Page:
Elevated levels of soluble fractalkine in active systemic lupus erythematosus: potential involvement in neuropsychiatric manifestations

Nobuyuki Yajima, Tsuyoshi Kasama, Takeo Isozaki, Tsuyoshi Odai, Mizuho Matsunawa, Masao Negishi, Hirotsugu Ide, Yosuke Kameoka, Shunsei Hirohata, Mitsuru Adachi
Arthritis and Rheumatism 2005, 52 (6): 1670-5

OBJECTIVE: To determine levels of the soluble form of the chemokine fractalkine (sFkn) and its receptor, CX(3)CR1, in patients with systemic lupus erythematosus (SLE) with neuropsychiatric involvement (NPSLE) and in SLE patients without neuropsychiatric involvement, and to assess their relationship with disease activity and organ damage.

METHODS: Levels of sFkn in serum and cerebrospinal fluid (CSF) were measured by enzyme-linked immunosorbent assay. Expression of Fkn and CX(3)CR1 was quantified using real-time polymerase chain reaction. Surface expression of CX(3)CR1 on peripheral blood mononuclear cells (PBMCs) was determined by flow cytometry. Disease activity and organ damage were assessed using the SLE Disease Activity Index (SLEDAI) and the Systemic Lupus International Collaborating Clinics/American College of Rheumatology (SLICC/ACR) Damage Index, respectively.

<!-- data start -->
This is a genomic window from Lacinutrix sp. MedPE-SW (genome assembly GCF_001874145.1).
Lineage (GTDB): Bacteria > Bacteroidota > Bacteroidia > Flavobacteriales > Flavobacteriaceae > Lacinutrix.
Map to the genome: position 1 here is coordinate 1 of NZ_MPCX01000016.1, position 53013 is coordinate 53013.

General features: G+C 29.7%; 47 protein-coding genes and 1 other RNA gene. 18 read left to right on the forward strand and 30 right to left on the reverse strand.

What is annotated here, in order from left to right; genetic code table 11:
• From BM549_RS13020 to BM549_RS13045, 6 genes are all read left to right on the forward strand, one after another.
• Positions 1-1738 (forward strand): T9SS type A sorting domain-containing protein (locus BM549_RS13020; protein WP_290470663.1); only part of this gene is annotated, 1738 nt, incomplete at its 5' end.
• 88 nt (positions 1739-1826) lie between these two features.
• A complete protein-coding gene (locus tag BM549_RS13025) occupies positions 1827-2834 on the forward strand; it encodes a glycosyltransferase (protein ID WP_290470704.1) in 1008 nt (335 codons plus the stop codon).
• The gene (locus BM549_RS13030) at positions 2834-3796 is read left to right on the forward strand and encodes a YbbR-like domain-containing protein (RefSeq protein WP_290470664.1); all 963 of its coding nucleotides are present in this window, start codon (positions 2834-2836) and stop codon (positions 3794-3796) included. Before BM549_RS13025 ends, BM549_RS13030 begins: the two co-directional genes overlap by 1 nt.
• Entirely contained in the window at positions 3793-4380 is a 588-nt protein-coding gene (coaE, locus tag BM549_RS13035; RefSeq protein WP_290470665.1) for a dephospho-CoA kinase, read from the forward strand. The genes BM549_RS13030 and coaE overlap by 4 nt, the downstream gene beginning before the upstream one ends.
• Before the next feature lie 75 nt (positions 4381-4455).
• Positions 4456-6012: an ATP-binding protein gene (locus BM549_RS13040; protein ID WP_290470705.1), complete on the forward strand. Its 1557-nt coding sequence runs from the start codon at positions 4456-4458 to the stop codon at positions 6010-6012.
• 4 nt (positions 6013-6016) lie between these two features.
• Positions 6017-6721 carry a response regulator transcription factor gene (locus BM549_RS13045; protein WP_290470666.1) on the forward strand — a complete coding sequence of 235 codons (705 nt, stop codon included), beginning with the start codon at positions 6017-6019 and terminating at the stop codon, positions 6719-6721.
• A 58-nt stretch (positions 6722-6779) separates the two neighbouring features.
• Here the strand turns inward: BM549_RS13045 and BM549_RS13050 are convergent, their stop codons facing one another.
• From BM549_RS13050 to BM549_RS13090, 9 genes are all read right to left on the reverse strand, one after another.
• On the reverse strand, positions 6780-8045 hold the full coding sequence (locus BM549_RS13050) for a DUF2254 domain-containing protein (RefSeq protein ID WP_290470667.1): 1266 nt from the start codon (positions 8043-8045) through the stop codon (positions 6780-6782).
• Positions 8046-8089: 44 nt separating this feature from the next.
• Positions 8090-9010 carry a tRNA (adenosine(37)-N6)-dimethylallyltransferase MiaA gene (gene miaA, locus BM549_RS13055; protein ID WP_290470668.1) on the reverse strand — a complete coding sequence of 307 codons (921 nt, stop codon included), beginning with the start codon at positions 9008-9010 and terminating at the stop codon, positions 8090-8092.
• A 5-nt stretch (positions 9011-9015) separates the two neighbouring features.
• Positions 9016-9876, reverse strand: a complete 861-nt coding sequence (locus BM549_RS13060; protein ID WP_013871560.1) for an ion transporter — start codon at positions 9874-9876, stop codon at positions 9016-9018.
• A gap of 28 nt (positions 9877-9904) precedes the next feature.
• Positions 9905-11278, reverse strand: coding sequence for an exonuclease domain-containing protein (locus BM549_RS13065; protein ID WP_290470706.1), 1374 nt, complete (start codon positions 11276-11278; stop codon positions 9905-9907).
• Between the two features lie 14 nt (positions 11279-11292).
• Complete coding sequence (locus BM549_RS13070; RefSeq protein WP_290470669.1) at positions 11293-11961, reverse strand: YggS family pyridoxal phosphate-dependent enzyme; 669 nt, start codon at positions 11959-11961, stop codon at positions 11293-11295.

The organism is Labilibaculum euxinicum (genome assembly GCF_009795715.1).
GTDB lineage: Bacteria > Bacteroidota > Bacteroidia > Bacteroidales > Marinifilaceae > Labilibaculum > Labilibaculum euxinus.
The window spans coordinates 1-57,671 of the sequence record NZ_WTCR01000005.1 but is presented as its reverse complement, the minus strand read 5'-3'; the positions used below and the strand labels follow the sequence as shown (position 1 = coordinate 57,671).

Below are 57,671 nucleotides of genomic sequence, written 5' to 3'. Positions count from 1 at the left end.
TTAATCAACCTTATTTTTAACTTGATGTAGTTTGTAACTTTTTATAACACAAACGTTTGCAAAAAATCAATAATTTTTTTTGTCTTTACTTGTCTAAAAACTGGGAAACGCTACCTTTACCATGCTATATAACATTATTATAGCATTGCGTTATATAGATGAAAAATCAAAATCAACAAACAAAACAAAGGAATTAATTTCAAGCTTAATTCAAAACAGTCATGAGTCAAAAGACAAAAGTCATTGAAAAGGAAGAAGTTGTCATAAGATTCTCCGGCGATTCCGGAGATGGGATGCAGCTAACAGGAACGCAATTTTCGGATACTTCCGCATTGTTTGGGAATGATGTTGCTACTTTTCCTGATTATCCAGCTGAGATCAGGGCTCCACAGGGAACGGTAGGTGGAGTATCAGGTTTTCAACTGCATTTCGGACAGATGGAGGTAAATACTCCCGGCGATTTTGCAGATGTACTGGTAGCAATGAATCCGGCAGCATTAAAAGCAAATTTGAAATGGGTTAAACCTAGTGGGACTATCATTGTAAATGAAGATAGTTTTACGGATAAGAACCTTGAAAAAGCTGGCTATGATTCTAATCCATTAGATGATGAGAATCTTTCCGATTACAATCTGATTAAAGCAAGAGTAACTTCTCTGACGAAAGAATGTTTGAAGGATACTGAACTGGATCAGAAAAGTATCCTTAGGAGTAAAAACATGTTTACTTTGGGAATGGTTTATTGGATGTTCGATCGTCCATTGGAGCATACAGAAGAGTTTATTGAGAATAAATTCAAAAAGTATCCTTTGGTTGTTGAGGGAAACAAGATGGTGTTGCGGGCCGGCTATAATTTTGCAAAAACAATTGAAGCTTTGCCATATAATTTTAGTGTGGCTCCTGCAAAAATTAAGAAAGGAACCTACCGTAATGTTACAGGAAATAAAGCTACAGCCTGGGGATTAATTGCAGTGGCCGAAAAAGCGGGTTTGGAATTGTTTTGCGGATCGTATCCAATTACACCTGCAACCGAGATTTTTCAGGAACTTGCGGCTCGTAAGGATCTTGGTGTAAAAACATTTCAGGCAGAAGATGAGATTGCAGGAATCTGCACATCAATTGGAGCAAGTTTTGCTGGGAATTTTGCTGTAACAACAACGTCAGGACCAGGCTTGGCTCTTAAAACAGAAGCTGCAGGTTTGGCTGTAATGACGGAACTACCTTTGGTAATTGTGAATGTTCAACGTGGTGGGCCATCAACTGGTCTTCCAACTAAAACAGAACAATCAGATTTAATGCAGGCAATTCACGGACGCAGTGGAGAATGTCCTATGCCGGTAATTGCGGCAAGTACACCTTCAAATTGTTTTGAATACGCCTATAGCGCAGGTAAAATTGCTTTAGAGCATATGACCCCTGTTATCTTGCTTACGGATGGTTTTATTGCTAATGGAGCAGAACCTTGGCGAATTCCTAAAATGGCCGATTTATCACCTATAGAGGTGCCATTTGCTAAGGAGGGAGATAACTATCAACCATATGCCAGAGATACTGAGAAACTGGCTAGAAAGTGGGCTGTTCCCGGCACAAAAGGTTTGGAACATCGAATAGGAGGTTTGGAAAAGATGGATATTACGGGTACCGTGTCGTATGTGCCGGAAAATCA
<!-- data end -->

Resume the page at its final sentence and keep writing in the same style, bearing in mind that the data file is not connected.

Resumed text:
RESULTS: Serum sFkn levels were significantly higher in patients with SLE than in patients with rheumatoid arthritis (RA) or healthy controls. In addition, significant correlations between serum sFkn levels and the SLEDAI, the SLICC/ACR Damage Index, anti-double-stranded DNA and anti-Sm antibody titers, immune complex levels (C1q), and serum complement levels (CH50) were observed. Expression of CX(3)CR1 was significantly greater in PBMCs from patients with active SLE than in those from RA patients or healthy controls. Levels of sFkn were also significantly higher in CSF from untreated patients with newly diagnosed NPSLE than in SLE patients without neuropsychiatric involvement; treatment reduced both serum and CSF levels of sFkn in patients with SLE.

CONCLUSION: Soluble Fkn and CX(3)CR1 may play key roles in the pathogenesis of SLE, including the neuropsychiatric involvement. Soluble Fkn is also a serologic marker of disease activity and organ damage in patients with SLE, and its measurement in CSF may be useful for the diagnosis of NPSLE and followup of patients with NPSLE.

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